Denis Duclos. The Werewolf Complex: America’s Fascination With Violence. Translated from the French by Amanda Pingree. New York: Oxford International Publishers (Berg), 1998, 256 pp. Paper $16.95 US.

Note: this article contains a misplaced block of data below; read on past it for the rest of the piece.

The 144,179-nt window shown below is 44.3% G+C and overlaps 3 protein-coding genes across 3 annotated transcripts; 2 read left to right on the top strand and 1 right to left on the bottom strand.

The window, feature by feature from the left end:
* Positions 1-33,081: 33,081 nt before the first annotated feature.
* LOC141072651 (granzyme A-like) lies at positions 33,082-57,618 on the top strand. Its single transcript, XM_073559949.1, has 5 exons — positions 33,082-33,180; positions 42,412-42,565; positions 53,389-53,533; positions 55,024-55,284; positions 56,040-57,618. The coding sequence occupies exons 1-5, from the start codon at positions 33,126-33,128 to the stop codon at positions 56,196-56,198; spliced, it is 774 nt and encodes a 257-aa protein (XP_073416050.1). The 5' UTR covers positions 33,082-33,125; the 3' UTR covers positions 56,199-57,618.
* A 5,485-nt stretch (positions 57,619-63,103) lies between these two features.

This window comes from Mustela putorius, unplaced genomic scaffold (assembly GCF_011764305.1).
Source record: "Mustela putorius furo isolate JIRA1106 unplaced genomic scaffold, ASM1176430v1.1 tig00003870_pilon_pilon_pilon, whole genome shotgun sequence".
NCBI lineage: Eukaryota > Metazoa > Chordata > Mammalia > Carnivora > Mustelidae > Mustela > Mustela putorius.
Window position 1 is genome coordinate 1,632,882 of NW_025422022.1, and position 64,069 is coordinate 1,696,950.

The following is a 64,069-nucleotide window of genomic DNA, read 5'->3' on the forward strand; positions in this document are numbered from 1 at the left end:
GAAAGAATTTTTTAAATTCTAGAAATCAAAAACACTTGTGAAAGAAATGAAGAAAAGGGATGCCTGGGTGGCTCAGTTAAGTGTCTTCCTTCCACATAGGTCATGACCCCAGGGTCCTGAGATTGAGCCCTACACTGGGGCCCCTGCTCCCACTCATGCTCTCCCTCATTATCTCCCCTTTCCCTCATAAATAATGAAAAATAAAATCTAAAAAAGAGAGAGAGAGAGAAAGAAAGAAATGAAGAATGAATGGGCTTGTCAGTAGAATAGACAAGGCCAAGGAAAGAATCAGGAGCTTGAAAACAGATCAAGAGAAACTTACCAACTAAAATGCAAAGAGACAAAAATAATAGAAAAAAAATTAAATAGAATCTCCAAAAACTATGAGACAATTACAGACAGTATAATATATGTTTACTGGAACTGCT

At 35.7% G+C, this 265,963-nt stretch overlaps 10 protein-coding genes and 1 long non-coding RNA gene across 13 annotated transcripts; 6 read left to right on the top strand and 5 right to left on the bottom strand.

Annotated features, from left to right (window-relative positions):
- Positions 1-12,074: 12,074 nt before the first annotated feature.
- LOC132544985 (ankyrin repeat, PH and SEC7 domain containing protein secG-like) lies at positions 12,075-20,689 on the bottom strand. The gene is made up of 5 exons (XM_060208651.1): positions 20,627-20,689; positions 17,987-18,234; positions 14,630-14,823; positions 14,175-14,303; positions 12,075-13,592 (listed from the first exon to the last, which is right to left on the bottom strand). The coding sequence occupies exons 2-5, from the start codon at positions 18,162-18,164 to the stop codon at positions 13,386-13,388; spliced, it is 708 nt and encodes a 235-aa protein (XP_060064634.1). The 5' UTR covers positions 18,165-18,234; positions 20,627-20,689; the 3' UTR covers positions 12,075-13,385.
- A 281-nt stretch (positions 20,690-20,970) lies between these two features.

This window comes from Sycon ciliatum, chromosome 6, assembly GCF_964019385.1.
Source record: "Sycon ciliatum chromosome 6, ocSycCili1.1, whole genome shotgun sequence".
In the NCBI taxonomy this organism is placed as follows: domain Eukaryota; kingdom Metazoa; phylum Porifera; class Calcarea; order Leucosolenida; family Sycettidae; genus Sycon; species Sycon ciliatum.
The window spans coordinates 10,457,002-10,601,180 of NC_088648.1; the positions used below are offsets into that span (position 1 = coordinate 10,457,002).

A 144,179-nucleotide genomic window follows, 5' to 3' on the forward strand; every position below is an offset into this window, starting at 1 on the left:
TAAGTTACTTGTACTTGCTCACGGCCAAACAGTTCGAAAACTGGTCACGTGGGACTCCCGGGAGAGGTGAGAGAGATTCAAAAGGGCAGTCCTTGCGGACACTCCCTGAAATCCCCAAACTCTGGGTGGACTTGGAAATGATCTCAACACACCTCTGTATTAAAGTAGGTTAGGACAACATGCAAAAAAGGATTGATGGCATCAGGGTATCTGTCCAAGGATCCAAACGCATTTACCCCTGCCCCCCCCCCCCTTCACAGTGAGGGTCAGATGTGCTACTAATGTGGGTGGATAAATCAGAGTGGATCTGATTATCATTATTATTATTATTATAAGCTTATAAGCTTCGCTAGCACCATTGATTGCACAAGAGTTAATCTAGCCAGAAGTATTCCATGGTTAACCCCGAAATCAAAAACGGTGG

This is a provocative and challenging book, apparently intended to be the first of a series of parallel enquiries by Duclos and his colleagues into the relationship between popular culture and violence. It is primarily a re-interpretation of well-known cases, rather than an offering of fresh data, and it is written in a kind of throw-away style in which assertions are made without substantial (or sometimes any) empirical evidence. First published in Paris in 1994 by French sociologist Denis Duclos, this is an important contribution to study of the American way of violence in general, and to the analysis of serial murder and mass culture in the postmodern world. Indeed, Duclos opens with the observation that the study of mythological origins of culture are so significant because while contemporary “violence has been removed from the lives of the upper middle class, it is making an increasingly dramatic comeback in popular fiction and the press, where it is often associated with ‘outsider’ groups” (p. ix).